FAANGs Are More Solo Acts Than a Tech Supergroup

It’s time for FAANG stocks to break up, at least in investors’ minds.

Facebook, Apple, Amazon, Netflix and Google parent Alphabet can’t get away from one another. Every time one grabs the spotlight —  as Apple did last week when it became the first  U.S. company with a $1 trillion market value — it brings along the other four.

They’re alternately hailed as the hot stocks, technology’s brightest lights and indispensable growth companies, and jeered as a worrisome sign of a frothy and top-heavy market. But look closely and it’s no longer clear why they should be lumped together at all.

Let’s start with the technology moniker. Amazon is a retailer and Netflix is an entertainment company, which is why, contrary to popular perception, the Global Industry Classification Standard, or GICS, tags them as consumer discretionary companies, not tech. And as of the next GICS reclassification in September, Facebook will move from the tech sector to telecommunications, where it belongs. Only two of the five FAANGs, in other words, are true technology companies.

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Investing in Virtue Is Hard When So Few Companies Measure Up

It’s not easy being a socially conscious investor. To see why, look no further than Facebook Inc.

By any reasonable ethical standard, the social media giant doesn’t measure up. The Cambridge Analytica debacle and its aftermath revealed that Facebook is collecting far more information on its users — and even non-users — than it let on. And, as my colleague Shira Ovide pointed out, when CEO Mark Zuckerberg had the opportunity to come clean last week during two days of congressional testimony, he ducked questions about how the company operates.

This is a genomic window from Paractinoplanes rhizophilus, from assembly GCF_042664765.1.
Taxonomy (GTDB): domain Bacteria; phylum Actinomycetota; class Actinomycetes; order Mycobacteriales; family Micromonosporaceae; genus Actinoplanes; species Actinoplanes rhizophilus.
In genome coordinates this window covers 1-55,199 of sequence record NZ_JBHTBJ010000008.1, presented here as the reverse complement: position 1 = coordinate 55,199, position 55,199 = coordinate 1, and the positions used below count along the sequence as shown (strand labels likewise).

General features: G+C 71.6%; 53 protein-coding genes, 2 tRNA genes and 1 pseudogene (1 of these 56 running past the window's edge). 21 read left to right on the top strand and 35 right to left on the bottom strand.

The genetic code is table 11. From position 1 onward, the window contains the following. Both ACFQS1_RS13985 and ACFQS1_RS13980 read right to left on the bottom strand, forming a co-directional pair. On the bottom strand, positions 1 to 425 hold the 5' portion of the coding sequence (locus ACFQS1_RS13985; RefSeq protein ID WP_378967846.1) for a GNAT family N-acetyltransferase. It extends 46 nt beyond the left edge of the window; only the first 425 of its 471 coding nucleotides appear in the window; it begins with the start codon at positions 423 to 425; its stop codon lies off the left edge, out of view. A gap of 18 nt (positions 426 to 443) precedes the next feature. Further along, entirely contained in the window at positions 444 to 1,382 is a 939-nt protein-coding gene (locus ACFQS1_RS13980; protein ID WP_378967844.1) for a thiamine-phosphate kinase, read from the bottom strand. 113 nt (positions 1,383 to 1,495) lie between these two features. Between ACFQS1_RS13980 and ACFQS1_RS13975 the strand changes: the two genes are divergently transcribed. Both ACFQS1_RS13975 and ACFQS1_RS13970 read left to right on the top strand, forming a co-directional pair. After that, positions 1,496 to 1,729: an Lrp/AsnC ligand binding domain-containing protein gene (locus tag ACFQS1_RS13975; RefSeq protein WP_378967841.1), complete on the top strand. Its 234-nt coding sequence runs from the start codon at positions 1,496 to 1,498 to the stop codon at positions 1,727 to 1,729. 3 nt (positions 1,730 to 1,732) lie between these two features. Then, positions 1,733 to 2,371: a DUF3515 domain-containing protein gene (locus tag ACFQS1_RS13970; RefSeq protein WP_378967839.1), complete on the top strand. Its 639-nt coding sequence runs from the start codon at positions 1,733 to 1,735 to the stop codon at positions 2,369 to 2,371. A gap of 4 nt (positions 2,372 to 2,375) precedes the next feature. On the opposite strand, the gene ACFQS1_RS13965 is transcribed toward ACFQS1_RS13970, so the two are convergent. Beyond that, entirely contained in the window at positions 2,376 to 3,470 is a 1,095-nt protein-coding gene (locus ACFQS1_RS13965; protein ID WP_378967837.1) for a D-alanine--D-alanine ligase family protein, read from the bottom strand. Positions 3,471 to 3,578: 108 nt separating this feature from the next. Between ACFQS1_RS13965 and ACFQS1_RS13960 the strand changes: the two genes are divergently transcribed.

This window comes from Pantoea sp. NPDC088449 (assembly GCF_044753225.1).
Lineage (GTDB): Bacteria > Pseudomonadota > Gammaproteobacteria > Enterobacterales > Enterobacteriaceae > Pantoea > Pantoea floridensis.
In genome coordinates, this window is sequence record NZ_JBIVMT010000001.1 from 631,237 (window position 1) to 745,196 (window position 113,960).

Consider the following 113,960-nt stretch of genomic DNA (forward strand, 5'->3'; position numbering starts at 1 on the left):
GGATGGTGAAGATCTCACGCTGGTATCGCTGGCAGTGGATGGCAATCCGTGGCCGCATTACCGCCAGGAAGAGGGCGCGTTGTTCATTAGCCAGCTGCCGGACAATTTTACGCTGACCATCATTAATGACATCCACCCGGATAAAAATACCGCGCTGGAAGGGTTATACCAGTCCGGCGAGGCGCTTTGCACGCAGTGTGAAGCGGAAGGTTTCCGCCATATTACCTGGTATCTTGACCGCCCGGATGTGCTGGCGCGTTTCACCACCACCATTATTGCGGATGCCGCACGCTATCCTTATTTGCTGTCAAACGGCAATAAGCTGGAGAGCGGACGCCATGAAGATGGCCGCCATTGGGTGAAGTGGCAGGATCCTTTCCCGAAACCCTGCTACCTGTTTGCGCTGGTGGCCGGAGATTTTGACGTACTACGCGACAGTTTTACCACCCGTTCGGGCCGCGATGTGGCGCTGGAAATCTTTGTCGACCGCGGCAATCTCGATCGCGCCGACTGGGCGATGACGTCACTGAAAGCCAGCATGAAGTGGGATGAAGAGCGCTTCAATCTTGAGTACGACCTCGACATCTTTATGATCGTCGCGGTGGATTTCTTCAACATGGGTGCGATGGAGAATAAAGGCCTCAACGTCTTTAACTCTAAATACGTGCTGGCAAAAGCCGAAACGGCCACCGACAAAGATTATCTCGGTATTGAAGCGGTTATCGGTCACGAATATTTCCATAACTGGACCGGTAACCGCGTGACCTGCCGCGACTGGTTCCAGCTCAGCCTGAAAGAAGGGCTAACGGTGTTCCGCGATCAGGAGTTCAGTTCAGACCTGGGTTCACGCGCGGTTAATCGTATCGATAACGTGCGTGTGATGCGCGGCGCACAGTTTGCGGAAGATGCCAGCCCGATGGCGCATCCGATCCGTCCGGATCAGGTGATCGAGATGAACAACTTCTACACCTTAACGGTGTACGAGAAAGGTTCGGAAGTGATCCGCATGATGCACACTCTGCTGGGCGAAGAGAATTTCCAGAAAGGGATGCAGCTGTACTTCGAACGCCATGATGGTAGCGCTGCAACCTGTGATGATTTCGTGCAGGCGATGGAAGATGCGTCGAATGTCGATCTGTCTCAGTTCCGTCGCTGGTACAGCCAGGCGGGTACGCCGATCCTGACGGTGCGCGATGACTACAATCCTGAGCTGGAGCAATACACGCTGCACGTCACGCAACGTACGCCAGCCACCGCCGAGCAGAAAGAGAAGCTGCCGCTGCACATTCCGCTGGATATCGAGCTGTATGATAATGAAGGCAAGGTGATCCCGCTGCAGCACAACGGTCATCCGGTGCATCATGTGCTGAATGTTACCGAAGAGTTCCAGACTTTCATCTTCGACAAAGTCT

Facebook’s wily ways appear to be catching up to it. According to a March 21-23 Reuters/Ipsos poll, only 41 percent of Americans “trust Facebook to obey laws that protect their personal information.” An April 8-9 SurveyMonkey/Recode poll askedrespondents which technology company they least trust with their personal information among Amazon, Apple, Facebook, Google, Lyft, Microsoft, Netflix, Tesla, Twitter, Snap and Uber, and 56 percent chose Facebook. The runner-up was Google, with just 5 percent.

Given all the questions surrounding Facebook, investors may be surprised to learn that its stock is commonly held by so-called socially responsible funds, which invest in companies deemed to be good citizens.

The biggest such exchange-traded fund — the iShares MSCI KLD 400 Social ETF, with $1 billion in assets — bills itself as an “exposure to socially responsible U.S. companies” and urges investors to use the fund to “invest based on your personal values.” The fund has a 3.5 percent allocation to Facebook.

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Users Built Facebook’s Empire, and They Can Crumble It

Facebook’s true value resides in its 2.1 billion users, and investors need to worry about what happens if enough of them decide that free social media isn’t worth the cost.

First,  a disclosure: I’ve never used Facebook. I get that it’s an awesome way to keep in touch with family and friends, meet new people and get a personalized online experience. But I value my privacy, and it’s hard to reconcile that with the fact that Facebook is in the business of selling its users’ information.

And it’s a great business. Facebook generated earnings from continuing operations of $15.9 billion in 2017 on revenue of $40.7 billion, 98 percent of which came from advertising.

If it isn’t already obvious that Facebook is a money-making dynamo, consider how it stacks up with digital ad rival Alphabet Inc., the parent of Google. Facebook’s gross margin was 87 percent last year, and its net income margin was 39 percent. That compares with 59 percent and 11 percent, respectively, for Alphabet.

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